Social media posts claim research by medical journal The Lancet shows that COVID-19 vaccines offer little to no protection. But the posts misrepresent one measure of vaccine efficacy referred to in an article as evidence that the inoculations are ineffective, and its authors say the shots work.
"Peer-reviewed research from @TheLancet shows that the experimental vaccines reduce your chance of catching COVID-19 by: Pfizer: 0.8% Johnson & J: 1.2% Moderna: 1.2% AstraZeneca: 1.3% So, basically no prevention," says a May 24, 2021 Instagram post that refers to an article published on The Lancet's website titled "COVID-19 vaccine efficacy and effectiveness—the elephant (not) in the room."
Screenshot of an Instagram post taken May 27, 2021
In the United States, more than 296 million COVID-19 shots have been administered. Although the rate of new infections is declining, misinformation about vaccines continues to spread, threatening vaccine uptake.
The article is not peer-reviewed research as the posts claim, but rather analyzes other studies.
It discusses the different ways vaccine effectiveness can be assessed and says relative risk reduction (RRR) -- the most publicized figure -- should not be the only statistic used when making public health decisions. The article says that absolute risk reduction (ARR) needs to be taken into consideration to get the full picture of how effective a vaccine is.
Figures used in the social media posts are for ARR, which shows a vaccine's effects on reducing risk in an entire population, while RRR indicates individual risk compared to an unvaccinated control group.
"It is extremely disappointing to see how information can be twisted and how divisive discussions have become especially on COVID-19 vaccines, as they obviously overlap with general vaccine hesitancy and antivax segments of the population," Dr Piero Olliaro, an author of the article, told AFP.
"We do not say vaccines do not work. We say vaccine(s) do work, and add considerations about intrinsic vaccine efficacy and their effectiveness when used in different populations," he said.
"It is incorrect to compare vaccine(s) based on clinical trials conducted in different conditions, using relative risk reduction (RRR), and assume vaccines with lower RRR do not work well enough," according to Olliaro, who said that studies should also report ARR.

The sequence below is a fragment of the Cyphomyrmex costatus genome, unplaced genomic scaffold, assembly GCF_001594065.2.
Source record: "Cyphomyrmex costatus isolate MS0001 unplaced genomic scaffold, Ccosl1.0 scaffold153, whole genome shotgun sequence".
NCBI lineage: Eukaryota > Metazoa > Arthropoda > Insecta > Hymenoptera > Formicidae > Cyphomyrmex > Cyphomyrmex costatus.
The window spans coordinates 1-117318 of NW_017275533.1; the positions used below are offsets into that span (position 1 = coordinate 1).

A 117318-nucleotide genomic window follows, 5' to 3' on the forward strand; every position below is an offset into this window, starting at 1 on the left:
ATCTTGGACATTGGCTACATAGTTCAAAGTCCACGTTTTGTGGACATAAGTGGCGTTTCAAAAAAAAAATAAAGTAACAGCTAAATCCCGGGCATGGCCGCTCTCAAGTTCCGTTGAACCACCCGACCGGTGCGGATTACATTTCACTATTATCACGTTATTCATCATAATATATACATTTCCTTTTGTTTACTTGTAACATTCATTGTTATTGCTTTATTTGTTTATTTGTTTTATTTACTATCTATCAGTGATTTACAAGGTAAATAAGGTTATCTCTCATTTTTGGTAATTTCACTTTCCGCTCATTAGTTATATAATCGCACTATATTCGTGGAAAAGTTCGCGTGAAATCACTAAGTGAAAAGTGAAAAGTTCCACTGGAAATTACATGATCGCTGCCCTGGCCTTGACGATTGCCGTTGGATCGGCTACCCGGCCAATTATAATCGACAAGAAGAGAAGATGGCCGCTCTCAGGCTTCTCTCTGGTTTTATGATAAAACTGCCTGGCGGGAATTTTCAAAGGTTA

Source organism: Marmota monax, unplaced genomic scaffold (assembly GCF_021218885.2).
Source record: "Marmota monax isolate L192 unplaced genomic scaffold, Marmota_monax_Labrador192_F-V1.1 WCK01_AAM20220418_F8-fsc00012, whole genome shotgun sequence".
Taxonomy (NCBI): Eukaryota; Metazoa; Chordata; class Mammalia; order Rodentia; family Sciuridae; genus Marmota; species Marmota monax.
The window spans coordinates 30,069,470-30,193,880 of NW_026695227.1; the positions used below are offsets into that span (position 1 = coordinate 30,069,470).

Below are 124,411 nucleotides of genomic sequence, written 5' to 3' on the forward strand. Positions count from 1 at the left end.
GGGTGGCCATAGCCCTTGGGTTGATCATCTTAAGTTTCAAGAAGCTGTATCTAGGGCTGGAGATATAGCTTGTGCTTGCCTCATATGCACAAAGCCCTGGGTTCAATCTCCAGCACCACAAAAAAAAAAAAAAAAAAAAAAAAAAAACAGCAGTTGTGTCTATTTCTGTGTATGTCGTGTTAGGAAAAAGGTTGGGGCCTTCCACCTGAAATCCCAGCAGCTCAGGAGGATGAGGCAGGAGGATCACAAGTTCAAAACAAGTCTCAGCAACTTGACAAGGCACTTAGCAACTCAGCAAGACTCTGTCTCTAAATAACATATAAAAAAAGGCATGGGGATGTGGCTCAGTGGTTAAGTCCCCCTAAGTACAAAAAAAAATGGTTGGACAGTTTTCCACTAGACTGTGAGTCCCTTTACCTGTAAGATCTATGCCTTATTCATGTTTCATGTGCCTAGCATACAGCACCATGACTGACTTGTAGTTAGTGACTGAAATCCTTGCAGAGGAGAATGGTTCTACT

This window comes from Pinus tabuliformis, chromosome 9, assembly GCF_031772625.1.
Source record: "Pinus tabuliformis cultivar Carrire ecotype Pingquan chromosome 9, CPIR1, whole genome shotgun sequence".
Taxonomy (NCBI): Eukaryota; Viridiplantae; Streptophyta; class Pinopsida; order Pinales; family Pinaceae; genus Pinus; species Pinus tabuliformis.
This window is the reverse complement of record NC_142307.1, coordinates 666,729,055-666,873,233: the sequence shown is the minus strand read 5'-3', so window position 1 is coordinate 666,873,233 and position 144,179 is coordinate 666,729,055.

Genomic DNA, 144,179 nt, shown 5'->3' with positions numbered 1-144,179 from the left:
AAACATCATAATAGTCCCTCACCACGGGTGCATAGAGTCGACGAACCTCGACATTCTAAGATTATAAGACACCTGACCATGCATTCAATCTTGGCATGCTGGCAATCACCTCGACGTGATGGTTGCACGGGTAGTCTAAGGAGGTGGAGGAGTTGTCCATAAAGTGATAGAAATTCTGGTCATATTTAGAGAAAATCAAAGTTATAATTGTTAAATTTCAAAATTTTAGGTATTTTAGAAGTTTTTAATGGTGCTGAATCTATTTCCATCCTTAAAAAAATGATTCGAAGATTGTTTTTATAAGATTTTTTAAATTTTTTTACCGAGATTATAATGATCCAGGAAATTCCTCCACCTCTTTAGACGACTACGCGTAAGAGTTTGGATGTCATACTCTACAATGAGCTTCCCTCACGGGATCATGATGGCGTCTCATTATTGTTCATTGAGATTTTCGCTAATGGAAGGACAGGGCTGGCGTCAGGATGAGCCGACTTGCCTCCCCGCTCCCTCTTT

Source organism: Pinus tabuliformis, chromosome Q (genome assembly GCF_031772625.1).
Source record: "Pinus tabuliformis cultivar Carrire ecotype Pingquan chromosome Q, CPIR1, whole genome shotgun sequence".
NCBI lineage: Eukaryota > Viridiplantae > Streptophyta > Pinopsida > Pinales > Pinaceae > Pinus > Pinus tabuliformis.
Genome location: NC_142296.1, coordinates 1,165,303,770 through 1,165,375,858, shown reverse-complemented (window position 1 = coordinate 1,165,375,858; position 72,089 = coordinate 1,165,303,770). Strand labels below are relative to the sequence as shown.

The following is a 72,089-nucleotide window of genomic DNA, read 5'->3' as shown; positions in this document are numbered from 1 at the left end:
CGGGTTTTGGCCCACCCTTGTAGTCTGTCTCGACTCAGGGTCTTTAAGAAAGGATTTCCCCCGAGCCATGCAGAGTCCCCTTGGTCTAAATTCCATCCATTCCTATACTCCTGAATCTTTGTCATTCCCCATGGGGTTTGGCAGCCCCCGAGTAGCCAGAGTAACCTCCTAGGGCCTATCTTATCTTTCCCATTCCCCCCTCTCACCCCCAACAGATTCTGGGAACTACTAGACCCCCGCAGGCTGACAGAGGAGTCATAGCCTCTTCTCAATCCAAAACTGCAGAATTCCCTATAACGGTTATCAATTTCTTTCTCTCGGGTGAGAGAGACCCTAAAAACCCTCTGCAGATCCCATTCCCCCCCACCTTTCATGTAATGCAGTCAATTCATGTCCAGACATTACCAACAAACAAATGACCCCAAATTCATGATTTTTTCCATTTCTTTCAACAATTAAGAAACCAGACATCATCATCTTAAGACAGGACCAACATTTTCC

The analysis said the Pfizer-BioNtech shot has a 95 percent relative risk reduction compared with 67 percent for AstraZeneca's vaccine, which is not being used in the United States.
However, it found that the AstraZeneca vaccine could actually be the more effective option when ARR is considered.
When the data is examined in this way -- which takes into account the number of people needed to be vaccinated to prevent an additional case of COVID-19 -- it indicates that even the vaccines with lower RRRs can be more effective across groups with various risk factors.
The article in no way is arguing that the vaccines are not effective. It is merely pointing out that comparing the effectiveness of one vaccine versus another is not as cut-and-dried as the RRR would seem to indicate.
"Bottom line: these vaccines are good public health interventions," Olliaro concluded.
Dr Els Torreele, another author of The Lancet article, agreed.
"Most importantly: the COVID-19 vaccines work very well!" she wrote in a Twitter thread that criticized "anti-vaxxers" for using the article "to claim all sorts of things that are wrong."
The social media posts highlight the seemingly small ARR percentages mentioned in the article, presenting them as evidence that the vaccines are not effective.
But Dr Luis Correia, evidence-based medicine associate professor at the Bahiana School of Medicine and Public Health in Brazil, said the ARR number is usually small because people only actively experience the protection if they would have otherwise contracted the disease.
"Most will not get Covid anyway, so they would not use the protection," but everyone should be vaccinated "in order for the minority" to be shielded from infection, Correia said.
According to a report published by the US Centers for Disease Control and Prevention, vaccines have been found to work well against the coronavirus.
"FDA-authorized COVID-19 vaccines are safe and effective," the report says, referring to the Food and Drug Administration.
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